It gets worse because spells with durations may be more efficient in longer combats. A spiritual weapon in an 8 round combat will have more opportunities to be used than in a 3 round combat. If a barbarian normally could rage in half of the battles, having to pick and choose, is it power upgrade if to rage in every battle?

So in order to balance the at-will classes vs. the long rest classes, you actually need to have more rounds of combat, to offset the increased effectiveness of long-rest-recovery features/spells with duration. But you're doing good if you even get close, so throw in waves of enemies, bosses that have more than one form or phase, and other long, epic battles for those 2-3, designed not just for deadliness but also resource attrition.

And then there are short -rest-recovery model classes, but in a 3 encounter day you can still fit them in fairly well by ensuring they have a chance for a short rest between each encounter. That also allows the proper chance for HD spending to not overtax other healing resources.
 

Retreater

Legend
I have a bard, cleric, fighter, and ranger - 8th level. Not sure how that works out. I'm guessing it's going to be some tweaking with these ideas to get the right balance.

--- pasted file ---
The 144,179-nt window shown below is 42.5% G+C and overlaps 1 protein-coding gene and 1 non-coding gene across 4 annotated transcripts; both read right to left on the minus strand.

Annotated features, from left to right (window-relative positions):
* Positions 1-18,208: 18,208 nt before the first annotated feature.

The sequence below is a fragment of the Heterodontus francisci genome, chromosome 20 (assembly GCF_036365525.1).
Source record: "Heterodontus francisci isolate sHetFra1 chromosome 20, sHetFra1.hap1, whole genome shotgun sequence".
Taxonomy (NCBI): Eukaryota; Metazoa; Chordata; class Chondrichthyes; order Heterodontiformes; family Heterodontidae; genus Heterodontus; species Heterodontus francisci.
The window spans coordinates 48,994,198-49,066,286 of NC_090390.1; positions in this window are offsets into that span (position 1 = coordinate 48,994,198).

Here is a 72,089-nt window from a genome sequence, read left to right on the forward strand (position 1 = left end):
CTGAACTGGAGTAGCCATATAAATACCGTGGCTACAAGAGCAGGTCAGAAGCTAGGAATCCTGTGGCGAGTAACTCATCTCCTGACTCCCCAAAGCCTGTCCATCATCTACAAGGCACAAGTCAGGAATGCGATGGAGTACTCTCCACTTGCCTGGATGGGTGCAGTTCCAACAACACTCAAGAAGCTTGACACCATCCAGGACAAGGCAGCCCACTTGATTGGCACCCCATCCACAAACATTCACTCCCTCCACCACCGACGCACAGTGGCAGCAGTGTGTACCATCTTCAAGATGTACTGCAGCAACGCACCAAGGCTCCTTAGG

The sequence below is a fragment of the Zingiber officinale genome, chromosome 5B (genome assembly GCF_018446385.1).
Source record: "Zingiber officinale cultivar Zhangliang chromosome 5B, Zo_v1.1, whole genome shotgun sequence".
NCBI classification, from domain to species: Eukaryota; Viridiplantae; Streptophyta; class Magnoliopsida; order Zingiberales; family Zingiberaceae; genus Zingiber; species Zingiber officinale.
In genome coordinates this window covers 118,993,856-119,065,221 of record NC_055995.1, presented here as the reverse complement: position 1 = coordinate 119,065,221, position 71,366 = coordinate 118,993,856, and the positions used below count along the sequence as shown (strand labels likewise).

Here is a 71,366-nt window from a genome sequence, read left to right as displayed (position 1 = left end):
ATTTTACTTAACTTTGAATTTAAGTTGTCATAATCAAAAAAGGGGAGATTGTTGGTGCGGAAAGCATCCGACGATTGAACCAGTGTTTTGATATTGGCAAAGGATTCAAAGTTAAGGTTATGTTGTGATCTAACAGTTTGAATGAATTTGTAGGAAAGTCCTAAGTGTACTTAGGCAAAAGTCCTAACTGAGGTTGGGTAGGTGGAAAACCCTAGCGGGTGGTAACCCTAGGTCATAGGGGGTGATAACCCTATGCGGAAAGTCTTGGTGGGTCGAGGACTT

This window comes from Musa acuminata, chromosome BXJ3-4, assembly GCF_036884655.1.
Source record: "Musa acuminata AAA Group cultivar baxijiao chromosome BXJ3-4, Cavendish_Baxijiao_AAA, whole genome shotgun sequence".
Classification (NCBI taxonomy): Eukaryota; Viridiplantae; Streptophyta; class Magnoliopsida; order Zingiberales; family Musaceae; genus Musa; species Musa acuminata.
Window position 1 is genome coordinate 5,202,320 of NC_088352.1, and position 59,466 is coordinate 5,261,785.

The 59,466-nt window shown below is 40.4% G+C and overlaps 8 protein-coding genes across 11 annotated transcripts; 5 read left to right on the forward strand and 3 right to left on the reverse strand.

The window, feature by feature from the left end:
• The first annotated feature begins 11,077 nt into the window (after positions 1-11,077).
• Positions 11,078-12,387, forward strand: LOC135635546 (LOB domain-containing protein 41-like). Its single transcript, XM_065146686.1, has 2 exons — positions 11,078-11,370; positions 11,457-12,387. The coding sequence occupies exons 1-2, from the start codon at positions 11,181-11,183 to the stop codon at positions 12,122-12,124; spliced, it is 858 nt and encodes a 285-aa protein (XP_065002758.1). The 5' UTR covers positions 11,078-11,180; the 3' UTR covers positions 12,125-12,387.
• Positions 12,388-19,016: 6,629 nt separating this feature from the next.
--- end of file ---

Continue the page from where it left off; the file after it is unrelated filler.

Blue

Ravenous Bugblatter Beast of Traal
I have a bard, cleric, fighter, and ranger - 8th level. Not sure how that works out. I'm guessing it's going to be some tweaking with these ideas to get the right balance.
That's not the worst. Depending on the subclass, the fighter is usually a at-will+short rest recovery model, so make sure they always get a short rest after each combat. The ranger is an at-will with a touch of long rest. Give out more magic weapons and no spell boosters items to give at-wills a leg up to help balance out the nova-ing the pure casters can do. Both bard and cleric can choose support options, so them being able to take advantage of the shorter format is somewhat mitigated by that advantage might be for everyone's benefit.
 

It's really difficult to do without making changes to classes because different classes will compress down at a different efficiency gain. Barbarian for example might wind up with rage nearly all of the time in combat while long rest classes that would normally pull ahead with endurance are still limited by concentration & the action economy itself.